For instance, if an individual is fired from their job because their employer learns that they practice Catholicism, the employer can try to argue that the employee was let go as a result of a company reorganization rather than because of their religious convictions.

Having a lawyer to assist you in assembling evidence that demonstrates the true motivations behind your employer’s behavior is a smart idea when filing a claim for job discrimination.

How Is Pretext Decided Upon?

There are numerous ways to establish the existence of pretext, including circumstances where pretext can be inferred from an employer’s illegal discriminating actions. Several instances include:

  • Changing Justifications: An employer is more likely to be dishonest if their justifications for terminating an employee have changed during the course of the dispute;
  • Timing: The factfinder may be able to infer workplace retaliation if there was a short period of time between a protected activity and the adverse employment action. The evidence for demonstrating the existence of a pretext is stronger the shorter the time period between the employee’s acts and termination;
  • Delay in Addressing Employee Behaviors: If the employer claims that an employee was fired for their foul language, poor job skills, inattentiveness to detail, etc. but has employed that employee for a long time and has never noted or disciplined this behavior in the past, then it is more likely that the reason is exaggerated to justify the firing; or
  • Deviation from Policy: An employer that has never terminated an employee for failing to do a task, such as lifting 25 pounds, and then does so suddenly for a recently disabled employee is more likely to be determined to have engaged in unlawful discrimination against the employee.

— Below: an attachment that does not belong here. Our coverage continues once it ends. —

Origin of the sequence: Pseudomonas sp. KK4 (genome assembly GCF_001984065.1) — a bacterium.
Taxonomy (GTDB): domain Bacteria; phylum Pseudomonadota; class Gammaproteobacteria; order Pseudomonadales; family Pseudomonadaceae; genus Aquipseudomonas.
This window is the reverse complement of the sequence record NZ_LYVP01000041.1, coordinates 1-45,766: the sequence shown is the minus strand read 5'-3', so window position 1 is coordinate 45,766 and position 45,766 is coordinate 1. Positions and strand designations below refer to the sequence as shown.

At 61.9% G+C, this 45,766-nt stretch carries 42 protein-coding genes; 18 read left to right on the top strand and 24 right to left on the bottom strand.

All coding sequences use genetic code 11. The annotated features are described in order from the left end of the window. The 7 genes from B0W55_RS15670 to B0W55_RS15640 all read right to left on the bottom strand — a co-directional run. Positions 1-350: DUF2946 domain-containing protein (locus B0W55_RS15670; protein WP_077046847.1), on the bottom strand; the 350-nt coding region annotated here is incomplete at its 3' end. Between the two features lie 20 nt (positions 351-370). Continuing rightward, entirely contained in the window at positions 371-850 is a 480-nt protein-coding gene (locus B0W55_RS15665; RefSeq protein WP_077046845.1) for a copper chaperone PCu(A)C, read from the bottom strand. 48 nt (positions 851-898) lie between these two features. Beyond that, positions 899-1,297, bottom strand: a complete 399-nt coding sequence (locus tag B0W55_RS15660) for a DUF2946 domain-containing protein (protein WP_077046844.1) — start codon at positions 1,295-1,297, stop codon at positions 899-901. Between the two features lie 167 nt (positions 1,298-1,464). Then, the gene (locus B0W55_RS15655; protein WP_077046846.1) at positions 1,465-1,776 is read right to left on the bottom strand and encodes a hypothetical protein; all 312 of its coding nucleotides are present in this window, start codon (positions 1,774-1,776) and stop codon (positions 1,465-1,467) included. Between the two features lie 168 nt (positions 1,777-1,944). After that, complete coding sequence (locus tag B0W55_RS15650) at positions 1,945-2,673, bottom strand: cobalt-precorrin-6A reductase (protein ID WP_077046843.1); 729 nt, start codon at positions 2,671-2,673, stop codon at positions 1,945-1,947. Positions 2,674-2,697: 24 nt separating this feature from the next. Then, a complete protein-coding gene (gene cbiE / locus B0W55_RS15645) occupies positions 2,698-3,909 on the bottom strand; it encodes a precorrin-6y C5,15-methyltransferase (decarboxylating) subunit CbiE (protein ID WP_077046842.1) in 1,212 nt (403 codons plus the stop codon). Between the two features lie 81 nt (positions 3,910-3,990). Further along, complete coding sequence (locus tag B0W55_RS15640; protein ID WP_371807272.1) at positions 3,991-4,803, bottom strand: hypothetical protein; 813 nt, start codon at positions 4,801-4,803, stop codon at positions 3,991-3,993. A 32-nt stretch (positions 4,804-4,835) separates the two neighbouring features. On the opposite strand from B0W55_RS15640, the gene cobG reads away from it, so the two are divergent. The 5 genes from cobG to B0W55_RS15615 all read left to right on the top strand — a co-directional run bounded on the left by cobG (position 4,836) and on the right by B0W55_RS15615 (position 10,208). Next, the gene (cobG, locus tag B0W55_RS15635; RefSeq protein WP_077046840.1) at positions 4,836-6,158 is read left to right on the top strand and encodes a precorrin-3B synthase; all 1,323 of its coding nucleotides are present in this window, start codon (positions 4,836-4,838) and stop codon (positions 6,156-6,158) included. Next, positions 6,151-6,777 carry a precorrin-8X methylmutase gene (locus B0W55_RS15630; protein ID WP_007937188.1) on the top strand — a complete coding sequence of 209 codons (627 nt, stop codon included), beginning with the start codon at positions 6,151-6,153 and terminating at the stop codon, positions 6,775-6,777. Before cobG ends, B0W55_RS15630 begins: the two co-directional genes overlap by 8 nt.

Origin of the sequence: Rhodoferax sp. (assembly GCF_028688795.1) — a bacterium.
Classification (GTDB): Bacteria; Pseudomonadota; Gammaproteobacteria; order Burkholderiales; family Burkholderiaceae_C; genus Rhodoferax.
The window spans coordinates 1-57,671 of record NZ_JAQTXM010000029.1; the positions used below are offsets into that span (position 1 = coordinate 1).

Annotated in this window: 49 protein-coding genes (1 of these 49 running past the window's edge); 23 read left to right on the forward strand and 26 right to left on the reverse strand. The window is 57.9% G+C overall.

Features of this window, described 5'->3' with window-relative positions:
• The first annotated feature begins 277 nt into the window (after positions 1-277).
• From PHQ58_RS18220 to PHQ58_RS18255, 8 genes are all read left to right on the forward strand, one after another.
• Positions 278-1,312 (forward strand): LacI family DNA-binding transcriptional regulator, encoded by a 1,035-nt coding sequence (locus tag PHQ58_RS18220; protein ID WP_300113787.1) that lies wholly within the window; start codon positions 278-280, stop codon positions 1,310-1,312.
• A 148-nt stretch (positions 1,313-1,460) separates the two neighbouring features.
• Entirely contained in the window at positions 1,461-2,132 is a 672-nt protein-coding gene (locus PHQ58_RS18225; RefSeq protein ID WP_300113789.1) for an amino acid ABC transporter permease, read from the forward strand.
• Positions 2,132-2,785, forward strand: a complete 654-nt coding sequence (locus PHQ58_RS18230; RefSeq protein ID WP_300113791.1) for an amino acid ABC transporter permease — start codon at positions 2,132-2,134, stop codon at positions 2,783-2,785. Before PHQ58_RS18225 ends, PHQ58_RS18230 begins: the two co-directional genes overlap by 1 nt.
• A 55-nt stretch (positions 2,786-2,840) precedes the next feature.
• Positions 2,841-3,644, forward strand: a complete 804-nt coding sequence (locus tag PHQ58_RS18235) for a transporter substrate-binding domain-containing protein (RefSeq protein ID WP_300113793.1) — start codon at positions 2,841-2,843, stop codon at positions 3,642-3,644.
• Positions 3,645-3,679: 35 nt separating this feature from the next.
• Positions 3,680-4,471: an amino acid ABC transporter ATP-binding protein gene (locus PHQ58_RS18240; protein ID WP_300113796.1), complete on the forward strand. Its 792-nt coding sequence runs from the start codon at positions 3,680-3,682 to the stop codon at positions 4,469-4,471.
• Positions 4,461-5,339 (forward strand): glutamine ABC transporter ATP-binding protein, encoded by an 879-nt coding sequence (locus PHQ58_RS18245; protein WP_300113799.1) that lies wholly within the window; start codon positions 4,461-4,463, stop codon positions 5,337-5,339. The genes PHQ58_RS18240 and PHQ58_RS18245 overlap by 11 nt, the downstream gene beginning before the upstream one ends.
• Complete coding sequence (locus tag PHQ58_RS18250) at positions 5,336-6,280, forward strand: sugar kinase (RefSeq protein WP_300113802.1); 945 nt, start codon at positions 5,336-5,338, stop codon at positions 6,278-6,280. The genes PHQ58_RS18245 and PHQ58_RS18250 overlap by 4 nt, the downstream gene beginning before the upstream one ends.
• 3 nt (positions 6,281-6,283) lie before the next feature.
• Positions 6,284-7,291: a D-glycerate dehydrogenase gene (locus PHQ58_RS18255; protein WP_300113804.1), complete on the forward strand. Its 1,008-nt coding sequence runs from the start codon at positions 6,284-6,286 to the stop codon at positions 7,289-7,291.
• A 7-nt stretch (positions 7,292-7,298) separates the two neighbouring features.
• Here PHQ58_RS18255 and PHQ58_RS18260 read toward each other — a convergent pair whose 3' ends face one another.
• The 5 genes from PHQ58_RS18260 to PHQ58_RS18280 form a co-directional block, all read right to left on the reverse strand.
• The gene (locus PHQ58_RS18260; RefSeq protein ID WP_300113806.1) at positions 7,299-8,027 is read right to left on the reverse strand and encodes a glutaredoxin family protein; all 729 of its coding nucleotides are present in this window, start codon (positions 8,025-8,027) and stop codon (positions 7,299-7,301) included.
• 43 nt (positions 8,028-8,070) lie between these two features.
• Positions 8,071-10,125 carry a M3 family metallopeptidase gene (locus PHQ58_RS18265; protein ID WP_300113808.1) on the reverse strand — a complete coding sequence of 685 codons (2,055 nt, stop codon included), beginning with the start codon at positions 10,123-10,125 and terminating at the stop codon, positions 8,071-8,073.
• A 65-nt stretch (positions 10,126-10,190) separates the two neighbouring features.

What Legal Actions Can Be Taken Against Employers Who Are Discovered to Have Discriminated?

This relies on several variables. First, it depends on the basis of the discrimination. For instance, if the prejudice involved employment, the victim may be eligible for a position with that business. Additionally, if a person was wrongfully fired due to prejudice, they will typically be entitled to get their job back. Everything depends on the basis of the employer’s discrimination.

Second, a specific procedure must be followed in legal matters involving employment discrimination. The employee must often start by submitting a complaint to a government body like the Equal Employment Opportunity Commission (EEOC). The EEOC or a comparable organization will then launch an investigation, and it will typically be up to them to determine what form of legal action is necessary. For instance, they may take action to enforce that requirement if they decide it is appropriate to fire the employer.

As a result, a person can typically only petition for legal remedies in a private civil claim after filing with the EEOC.

I’m Hesitant to File a Complaint. What Do I Need to Do?

Of course, you should refrain from complaining about pointless or insignificant issues. Internal techniques like communicating with HR, holding a meeting, sending an email, etc., may be able to resolve this. However, you shouldn’t be reluctant to make a complaint if you think you really have a significant legal issue at hand.

The statute forbids employers from firing workers in retaliation for bringing legal action against them. Retaliatory discharge, which is prohibited on all grounds, is the act of firing an employee who has filed a legitimate complaint.

Do I Need Legal Counsel to Handle My Employer Discrimination Claims?

Discrimination laws can be intricate; thus, an experienced discrimination lawyer is typically needed. This is also true for complaints made to the EEOC and other government agencies; you will typically need legal assistance with those inquiries.

A capable attorney in your area can assist you with the claim process and investigate the laws to ensure you get the right kind of legal compensation for your losses.